The big selling point is the songs are DRM-free. I never expected to see this. Even iPod/iTunes users may appreciate what this means. For example, virtually any mobile phone will play MP3 files, whereas DRM-encumbered AAC files are restricted to Apple’s expensive iPhone. Amazon has included an iTunes/Windows Media Player integration applet, which automatically updates your media library.

Most of the songs are 256 kbps vbr MP3 files – probably a little better quality than Apple’s 128 kbps AAC files, and cheaper than the iTunes store for DRM-free files where they exist. You cannot replace previously purchased files, so watch those backups, or maybe upload them to Amazon S3.

This strikes me as the first commercial competitor to iTunes that stands some chance of success. A bigger problem for the music industry is Illegal downloads and file-swapping. In theory Amazon’s service could make illegal music exchange worse, by providing more files to swap; but the executives have possibly concluded that since the dam has already burst, a few more drops of water will make little difference. It seems that promoting competition for Apple has become more important than DRM.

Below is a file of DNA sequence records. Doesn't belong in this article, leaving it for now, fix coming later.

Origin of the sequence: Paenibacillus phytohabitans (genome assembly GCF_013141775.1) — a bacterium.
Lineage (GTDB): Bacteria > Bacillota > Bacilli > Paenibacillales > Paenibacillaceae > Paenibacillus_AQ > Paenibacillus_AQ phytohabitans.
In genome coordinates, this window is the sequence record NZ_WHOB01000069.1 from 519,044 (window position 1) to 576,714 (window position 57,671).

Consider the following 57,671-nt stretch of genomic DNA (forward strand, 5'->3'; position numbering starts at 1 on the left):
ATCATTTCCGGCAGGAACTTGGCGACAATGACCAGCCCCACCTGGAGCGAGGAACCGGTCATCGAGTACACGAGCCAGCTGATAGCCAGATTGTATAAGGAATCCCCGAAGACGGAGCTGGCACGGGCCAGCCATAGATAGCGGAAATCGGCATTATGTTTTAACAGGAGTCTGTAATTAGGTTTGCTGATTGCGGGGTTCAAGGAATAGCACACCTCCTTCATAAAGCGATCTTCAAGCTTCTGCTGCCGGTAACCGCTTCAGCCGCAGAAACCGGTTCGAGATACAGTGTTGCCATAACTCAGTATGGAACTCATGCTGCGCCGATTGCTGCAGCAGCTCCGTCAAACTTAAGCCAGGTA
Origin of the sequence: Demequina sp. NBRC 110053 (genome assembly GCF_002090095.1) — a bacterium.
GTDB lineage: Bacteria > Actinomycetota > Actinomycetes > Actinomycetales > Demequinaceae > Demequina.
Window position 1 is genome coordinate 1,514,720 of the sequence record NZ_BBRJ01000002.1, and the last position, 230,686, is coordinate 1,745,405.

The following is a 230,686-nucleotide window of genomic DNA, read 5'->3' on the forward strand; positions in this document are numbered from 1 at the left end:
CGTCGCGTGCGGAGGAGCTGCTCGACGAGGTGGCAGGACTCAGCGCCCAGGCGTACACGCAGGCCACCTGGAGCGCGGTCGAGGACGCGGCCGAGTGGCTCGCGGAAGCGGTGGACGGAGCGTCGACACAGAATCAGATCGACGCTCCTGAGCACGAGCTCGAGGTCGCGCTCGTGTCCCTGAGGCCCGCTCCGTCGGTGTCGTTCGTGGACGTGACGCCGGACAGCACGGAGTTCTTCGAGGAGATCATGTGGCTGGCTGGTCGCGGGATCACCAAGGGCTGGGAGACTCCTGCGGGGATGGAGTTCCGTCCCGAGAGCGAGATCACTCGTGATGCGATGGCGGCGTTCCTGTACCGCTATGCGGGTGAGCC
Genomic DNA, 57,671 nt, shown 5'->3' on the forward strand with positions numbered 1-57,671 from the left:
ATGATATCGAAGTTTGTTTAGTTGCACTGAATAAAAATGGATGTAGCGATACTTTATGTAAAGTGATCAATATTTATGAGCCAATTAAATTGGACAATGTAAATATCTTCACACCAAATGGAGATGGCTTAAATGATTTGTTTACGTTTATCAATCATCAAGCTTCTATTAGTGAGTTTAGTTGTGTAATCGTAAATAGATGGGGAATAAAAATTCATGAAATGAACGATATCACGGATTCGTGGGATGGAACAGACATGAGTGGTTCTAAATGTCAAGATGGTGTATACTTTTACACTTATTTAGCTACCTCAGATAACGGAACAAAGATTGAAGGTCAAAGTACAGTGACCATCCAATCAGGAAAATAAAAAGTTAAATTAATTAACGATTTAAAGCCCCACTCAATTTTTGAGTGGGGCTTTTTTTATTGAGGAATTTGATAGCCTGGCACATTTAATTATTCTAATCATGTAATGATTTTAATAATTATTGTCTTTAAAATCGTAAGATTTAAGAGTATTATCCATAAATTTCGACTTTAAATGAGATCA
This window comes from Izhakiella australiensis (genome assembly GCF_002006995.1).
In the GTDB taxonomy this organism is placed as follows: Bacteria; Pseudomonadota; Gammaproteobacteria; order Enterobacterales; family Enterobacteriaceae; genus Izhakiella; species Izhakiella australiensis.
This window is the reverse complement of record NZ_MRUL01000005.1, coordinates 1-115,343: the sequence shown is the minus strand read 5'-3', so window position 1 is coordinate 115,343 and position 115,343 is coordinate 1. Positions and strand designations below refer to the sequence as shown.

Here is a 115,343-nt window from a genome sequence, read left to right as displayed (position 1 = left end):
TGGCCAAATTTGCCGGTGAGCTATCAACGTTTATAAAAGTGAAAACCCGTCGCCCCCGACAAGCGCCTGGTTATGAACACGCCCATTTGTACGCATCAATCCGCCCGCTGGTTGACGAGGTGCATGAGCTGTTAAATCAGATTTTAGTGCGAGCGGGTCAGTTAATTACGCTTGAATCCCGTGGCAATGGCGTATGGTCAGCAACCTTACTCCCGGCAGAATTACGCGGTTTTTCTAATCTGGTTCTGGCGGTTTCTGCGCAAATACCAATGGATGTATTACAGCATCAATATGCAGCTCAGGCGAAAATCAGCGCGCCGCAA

Will I buy? It’s more attractive than the iTunes music store; but I would still normally buy a CD and rip it, because I prefer music files without lossy compression. Actually, Amazon has cottoned on to this as well, and publishes a how-to guide:

After you’ve purchased a CD (say, from the Amazon Music Store), you can quickly and easily “rip” them, or copy them onto your computer, by using software such as Apple’s iTunes or Microsoft Windows Media Player.